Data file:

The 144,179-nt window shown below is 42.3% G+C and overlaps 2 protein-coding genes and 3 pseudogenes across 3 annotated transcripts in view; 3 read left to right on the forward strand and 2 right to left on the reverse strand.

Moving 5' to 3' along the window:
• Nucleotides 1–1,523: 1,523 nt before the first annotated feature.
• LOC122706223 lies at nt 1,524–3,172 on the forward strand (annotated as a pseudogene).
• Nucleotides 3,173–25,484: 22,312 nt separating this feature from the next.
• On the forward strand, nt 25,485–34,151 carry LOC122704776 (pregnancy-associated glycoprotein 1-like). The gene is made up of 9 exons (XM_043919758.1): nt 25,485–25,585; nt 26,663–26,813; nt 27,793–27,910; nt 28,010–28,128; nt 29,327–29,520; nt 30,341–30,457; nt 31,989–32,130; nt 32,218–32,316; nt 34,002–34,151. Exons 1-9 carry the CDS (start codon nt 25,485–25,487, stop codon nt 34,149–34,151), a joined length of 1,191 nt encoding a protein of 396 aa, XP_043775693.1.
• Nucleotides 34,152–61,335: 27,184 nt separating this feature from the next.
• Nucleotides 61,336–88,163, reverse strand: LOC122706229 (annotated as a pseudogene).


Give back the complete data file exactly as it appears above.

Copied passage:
The 144,179-nt window shown below is 42.3% G+C and overlaps 2 protein-coding genes and 3 pseudogenes across 3 annotated transcripts in view; 3 read left to right on the forward strand and 2 right to left on the reverse strand.

Moving 5' to 3' along the window:
• Nucleotides 1–1,523: 1,523 nt before the first annotated feature.
• LOC122706223 lies at nt 1,524–3,172 on the forward strand (annotated as a pseudogene).
• Nucleotides 3,173–25,484: 22,312 nt separating this feature from the next.
• On the forward strand, nt 25,485–34,151 carry LOC122704776 (pregnancy-associated glycoprotein 1-like). The gene is made up of 9 exons (XM_043919758.1): nt 25,485–25,585; nt 26,663–26,813; nt 27,793–27,910; nt 28,010–28,128; nt 29,327–29,520; nt 30,341–30,457; nt 31,989–32,130; nt 32,218–32,316; nt 34,002–34,151. Exons 1-9 carry the CDS (start codon nt 25,485–25,487, stop codon nt 34,149–34,151), a joined length of 1,191 nt encoding a protein of 396 aa, XP_043775693.1.
• Nucleotides 34,152–61,335: 27,184 nt separating this feature from the next.
• Nucleotides 61,336–88,163, reverse strand: LOC122706229 (annotated as a pseudogene).